The End of Gate-Checking? United Hopes So With New Overhead Bins

The airline plans on increasing carry-on space so that there’s enough room for every passenger to bring one on.

The End of Gate-Checking? United Hopes So With New Overhead Bins

Soon, you won’t have to jam your carry-on into limited space.

Photo by Have a nice day/Shutterstock

For some fliers, being asked to gate-check their bag is the equivalent of a tense scene from a horror movie, while for others it is a sneaky way to have their bags checked for free (insert gleeful snicker). Whether you love gate-checking or hate it, there will likely be a lot less of it in the future on United flights.

Last week, the carrier announced that it plans to add larger overhead bins on the majority of its planes with the goal of accommodating one carry-on bag per passenger on domestic flights, according to reports from a media event United hosted in Chicago on Friday.

As reported in USA Today, United’s senior vice president and chief customer officer Toby Enqvist said, “This is like my Mona Lisa,” as he showed reporters a photo of one of the enlarged bins with six roller bags all fitting inside.

Enqvist said the aim is to do away with the need to check bags at the gate, which can slow down boarding—a welcome change for travelers who hate having to take an unplanned detour to the baggage claim area to wait for their luggage.

The larger bins will also be a welcome relief for anyone who has had to search up and down the aircraft to find available space for their carry-on (walking against traffic during boarding or disembarkation is hard enough without a roller bag), and they will put an end to those awkward overhead bin space negotiations with fellow passengers.

It will be interesting to see whether the increased bin space decreases the number of passengers who currently check their bags, since they know they will be guaranteed space onboard. That will likely depend on how United applies its fee structure to bringing a carry-on.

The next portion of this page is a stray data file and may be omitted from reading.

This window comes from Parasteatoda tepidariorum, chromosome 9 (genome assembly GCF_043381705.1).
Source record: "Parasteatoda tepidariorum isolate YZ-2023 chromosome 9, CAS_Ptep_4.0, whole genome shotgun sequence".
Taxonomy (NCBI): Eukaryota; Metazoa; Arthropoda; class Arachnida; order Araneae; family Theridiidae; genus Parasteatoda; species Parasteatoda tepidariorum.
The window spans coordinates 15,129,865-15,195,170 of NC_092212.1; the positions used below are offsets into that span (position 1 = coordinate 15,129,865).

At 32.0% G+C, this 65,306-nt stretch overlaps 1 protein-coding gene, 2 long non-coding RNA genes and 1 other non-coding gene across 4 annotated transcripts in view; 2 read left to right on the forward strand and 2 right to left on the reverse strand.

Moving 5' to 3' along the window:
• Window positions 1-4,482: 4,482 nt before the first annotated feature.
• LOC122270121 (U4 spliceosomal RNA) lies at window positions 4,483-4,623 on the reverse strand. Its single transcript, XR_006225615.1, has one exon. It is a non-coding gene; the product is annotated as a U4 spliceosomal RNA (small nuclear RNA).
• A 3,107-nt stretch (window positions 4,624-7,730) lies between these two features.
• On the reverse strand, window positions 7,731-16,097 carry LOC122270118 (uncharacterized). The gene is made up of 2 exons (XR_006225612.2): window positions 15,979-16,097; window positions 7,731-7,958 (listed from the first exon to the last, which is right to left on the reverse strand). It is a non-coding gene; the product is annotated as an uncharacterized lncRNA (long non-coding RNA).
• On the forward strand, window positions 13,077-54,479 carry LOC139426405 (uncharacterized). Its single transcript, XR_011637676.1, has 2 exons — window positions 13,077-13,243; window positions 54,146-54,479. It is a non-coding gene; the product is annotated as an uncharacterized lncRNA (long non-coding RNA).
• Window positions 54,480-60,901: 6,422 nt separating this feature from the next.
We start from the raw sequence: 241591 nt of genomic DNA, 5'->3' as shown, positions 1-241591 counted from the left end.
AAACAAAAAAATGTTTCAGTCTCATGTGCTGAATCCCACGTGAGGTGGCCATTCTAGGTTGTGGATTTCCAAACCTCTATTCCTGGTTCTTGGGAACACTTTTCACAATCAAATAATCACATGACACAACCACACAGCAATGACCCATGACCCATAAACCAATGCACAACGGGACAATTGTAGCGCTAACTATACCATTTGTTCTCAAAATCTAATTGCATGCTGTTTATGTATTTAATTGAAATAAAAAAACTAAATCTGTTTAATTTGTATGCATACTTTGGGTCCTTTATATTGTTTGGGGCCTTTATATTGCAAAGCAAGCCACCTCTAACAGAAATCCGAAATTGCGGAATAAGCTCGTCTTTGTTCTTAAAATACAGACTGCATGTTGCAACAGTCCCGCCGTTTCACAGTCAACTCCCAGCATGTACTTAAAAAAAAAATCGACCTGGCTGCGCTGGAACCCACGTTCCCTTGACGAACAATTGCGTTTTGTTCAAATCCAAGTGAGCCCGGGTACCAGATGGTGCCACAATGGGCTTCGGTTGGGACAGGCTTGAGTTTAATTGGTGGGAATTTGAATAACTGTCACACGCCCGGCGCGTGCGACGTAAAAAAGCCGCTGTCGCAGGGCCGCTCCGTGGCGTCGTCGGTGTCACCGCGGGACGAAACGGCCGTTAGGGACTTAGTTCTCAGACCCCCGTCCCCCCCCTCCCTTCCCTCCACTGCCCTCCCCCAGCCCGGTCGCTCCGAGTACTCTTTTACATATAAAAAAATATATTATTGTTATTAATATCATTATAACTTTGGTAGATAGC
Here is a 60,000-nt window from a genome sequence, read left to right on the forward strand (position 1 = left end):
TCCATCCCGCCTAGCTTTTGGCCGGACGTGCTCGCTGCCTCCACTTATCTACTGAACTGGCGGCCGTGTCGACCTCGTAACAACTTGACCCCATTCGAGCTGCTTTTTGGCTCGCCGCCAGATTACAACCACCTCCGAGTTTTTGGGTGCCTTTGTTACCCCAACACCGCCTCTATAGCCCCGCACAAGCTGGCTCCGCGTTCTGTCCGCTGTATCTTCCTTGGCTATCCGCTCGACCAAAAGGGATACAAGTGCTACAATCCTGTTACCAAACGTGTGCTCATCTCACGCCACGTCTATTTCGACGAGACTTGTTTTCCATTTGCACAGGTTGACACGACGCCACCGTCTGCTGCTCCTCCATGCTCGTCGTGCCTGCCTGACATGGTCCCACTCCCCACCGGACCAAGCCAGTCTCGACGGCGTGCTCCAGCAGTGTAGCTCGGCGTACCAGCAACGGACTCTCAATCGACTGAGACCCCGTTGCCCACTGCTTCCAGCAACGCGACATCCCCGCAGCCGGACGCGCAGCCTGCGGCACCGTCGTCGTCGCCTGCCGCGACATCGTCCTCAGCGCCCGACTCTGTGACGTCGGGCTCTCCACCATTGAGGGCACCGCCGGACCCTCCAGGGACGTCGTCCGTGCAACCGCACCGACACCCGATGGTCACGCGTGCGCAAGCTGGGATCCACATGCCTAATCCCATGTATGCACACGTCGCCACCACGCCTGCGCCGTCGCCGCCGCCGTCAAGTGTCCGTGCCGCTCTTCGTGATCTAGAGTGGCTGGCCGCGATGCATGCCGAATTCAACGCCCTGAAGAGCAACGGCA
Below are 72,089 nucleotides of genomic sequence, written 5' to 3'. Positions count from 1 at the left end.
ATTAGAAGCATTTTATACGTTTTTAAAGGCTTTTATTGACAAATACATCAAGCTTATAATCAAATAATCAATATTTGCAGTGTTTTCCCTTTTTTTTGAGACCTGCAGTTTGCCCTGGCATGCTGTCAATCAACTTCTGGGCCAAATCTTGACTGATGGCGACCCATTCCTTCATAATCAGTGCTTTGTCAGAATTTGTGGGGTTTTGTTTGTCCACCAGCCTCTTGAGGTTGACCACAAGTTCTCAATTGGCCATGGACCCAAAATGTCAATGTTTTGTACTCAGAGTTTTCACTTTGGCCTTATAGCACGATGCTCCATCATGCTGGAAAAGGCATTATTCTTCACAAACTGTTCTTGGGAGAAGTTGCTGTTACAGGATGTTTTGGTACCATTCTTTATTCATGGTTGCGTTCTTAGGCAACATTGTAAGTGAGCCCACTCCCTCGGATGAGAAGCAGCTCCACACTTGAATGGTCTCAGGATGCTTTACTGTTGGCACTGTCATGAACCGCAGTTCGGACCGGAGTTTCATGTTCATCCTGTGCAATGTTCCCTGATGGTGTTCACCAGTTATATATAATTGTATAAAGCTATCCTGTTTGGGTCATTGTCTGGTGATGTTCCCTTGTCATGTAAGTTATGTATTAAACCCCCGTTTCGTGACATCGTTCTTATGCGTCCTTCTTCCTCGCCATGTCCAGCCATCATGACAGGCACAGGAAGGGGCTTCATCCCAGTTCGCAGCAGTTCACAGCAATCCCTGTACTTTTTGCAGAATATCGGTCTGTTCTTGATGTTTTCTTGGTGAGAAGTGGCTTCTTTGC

The planned overhead bins “could save time and money with faster boarding and deplaning and less bag-checking at the gate for carry-ons, and it could improve passenger satisfaction,” said Paul Hudson, president of consumer advocacy group But he also cautioned, “Some airlines now charge for carry-on bags and this [move] could facilitate that.”

Right now, most United passengers are allowed to bring a standard carry-on bag, free of charge, along with a personal item that can fit under the seat. The exception is in Basic Economy, where only one personal item is allowed (a $25 fee is assessed at the gate if a Basic Economy ticket holder wants to bring a carry-on bag onboard). As for checked luggage, United was one of several airlines that increased its baggage fees last year—the first-checked-bag fee increased to $30, up from $25, and its second-checked-bag fee to $40, up from $35 (baggage fee exemptions remain for United fliers with membership status and for United MileagePlus cardholders).

United will reconfigure the overhead bins in up to 400 aircraft, which, when completed, will be able to fit up to an additional 65 carry-on bags onboard. The plan would all but put an end to the need for gate-checking carry-ons. The airline claimed that the only possible infringement on space that passengers may feel once the new bins are installed would be tall passengers upon standing up, according to USA Today.

Travel Weekly reported that 80 percent of United’s mainline aircraft will have the larger overhead bins by 2023. Most of the carrier’s single-aisle domestic aircraft currently have bin space for about half of the passengers.

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Michelle Baran is a deputy editor at AFAR where she oversees breaking news, travel intel, airline, cruise, and consumer travel news. Baran joined AFAR in August 2018 after an 11-year run as a senior editor and reporter at leading travel industry newspaper Travel Weekly.
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